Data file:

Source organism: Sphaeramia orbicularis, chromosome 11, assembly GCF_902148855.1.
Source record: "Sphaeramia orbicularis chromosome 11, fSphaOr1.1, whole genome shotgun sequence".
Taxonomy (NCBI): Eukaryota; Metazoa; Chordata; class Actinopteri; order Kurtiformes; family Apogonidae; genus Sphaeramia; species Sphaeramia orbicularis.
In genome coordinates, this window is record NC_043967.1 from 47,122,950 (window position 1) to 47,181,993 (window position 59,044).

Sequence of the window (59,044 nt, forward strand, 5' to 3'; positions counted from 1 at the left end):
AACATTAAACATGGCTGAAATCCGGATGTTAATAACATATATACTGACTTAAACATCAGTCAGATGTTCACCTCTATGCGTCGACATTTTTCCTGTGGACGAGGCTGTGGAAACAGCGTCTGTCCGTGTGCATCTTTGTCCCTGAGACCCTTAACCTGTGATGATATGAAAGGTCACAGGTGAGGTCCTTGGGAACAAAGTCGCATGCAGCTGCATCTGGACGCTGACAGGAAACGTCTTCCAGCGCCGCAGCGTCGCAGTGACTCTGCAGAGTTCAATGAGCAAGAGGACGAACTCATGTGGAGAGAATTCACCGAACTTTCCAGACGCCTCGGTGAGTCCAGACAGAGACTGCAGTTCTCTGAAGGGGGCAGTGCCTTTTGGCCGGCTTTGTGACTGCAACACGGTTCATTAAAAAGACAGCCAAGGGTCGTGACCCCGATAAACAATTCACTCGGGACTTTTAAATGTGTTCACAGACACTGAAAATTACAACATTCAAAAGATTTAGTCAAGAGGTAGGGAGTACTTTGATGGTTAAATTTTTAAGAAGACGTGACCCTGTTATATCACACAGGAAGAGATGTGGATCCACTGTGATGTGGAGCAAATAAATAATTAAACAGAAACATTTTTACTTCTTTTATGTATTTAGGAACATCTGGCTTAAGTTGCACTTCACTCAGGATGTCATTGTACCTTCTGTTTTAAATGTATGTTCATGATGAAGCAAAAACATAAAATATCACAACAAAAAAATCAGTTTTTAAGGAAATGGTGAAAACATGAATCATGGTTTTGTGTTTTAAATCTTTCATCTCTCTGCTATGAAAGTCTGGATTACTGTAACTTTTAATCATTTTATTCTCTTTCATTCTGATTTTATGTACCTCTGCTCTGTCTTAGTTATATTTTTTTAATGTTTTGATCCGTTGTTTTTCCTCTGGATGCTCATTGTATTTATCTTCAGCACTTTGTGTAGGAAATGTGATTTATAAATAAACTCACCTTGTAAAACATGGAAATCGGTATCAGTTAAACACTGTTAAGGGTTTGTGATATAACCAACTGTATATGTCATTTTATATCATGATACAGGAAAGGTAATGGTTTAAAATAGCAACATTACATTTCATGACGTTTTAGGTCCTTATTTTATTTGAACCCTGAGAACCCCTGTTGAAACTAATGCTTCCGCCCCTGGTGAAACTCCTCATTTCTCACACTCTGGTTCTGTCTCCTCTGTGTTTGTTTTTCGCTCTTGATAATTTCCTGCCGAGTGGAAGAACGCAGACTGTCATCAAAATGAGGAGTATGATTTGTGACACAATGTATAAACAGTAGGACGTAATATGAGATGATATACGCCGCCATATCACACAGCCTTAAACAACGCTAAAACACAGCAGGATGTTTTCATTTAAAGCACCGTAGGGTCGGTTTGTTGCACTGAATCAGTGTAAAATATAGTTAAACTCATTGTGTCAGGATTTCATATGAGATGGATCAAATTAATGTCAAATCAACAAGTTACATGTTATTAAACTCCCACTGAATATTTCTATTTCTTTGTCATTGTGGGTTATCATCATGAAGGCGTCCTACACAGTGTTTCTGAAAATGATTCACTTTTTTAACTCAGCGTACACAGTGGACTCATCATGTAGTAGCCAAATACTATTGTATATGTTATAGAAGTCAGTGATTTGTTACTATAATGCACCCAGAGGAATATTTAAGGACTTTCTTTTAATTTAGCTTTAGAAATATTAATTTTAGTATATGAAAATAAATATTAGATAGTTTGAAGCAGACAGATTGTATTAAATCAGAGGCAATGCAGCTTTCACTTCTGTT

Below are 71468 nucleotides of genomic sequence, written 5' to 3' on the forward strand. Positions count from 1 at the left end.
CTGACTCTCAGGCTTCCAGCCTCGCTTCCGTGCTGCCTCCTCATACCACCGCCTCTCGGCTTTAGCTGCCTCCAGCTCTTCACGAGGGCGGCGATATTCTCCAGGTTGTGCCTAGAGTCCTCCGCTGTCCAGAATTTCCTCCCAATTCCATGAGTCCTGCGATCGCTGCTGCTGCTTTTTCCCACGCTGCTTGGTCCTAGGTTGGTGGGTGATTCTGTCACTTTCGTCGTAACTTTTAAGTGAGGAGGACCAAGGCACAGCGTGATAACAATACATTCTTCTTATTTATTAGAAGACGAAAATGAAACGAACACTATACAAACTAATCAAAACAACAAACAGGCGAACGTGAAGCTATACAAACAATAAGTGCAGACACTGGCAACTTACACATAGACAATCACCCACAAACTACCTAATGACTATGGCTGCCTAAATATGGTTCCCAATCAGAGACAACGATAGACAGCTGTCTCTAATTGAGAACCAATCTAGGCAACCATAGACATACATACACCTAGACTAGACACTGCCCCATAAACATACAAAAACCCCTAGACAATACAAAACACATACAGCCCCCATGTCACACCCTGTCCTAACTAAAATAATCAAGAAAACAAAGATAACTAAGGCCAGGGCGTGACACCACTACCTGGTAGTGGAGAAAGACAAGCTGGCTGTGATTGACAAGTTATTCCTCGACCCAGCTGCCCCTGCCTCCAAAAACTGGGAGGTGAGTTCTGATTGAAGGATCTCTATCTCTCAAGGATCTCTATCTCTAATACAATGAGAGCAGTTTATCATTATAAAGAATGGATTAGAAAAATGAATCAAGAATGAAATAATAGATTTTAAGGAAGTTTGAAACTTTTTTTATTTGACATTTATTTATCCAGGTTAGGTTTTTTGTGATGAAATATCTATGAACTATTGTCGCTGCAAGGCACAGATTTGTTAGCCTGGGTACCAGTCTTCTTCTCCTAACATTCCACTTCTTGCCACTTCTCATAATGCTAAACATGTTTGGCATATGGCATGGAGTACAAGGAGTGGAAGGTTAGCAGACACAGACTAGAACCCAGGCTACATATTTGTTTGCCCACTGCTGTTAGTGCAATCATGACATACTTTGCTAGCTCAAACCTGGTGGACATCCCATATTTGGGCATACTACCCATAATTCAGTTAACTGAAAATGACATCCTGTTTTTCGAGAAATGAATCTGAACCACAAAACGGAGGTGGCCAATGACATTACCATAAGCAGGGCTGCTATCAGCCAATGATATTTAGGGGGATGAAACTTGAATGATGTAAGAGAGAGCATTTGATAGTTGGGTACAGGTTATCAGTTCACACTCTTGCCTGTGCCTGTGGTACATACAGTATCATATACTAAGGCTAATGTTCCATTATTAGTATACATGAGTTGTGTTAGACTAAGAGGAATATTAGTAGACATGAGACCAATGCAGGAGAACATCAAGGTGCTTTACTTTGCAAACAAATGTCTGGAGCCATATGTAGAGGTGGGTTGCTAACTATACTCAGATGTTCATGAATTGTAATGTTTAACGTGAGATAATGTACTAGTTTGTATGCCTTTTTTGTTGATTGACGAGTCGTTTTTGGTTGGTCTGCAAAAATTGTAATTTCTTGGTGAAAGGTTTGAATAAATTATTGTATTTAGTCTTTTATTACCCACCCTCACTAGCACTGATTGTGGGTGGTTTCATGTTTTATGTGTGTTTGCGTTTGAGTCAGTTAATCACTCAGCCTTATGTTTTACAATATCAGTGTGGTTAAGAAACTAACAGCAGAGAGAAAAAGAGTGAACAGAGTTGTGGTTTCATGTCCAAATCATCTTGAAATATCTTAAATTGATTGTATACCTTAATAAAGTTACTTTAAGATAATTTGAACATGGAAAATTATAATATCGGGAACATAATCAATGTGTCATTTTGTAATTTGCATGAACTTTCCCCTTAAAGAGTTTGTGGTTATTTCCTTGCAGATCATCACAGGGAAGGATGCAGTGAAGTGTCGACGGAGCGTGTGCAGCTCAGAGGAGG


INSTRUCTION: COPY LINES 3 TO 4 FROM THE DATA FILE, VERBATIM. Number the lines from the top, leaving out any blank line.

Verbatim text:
Taxonomy (NCBI): Eukaryota; Metazoa; Chordata; class Actinopteri; order Kurtiformes; family Apogonidae; genus Sphaeramia; species Sphaeramia orbicularis.
In genome coordinates, this window is record NC_043967.1 from 47,122,950 (window position 1) to 47,181,993 (window position 59,044).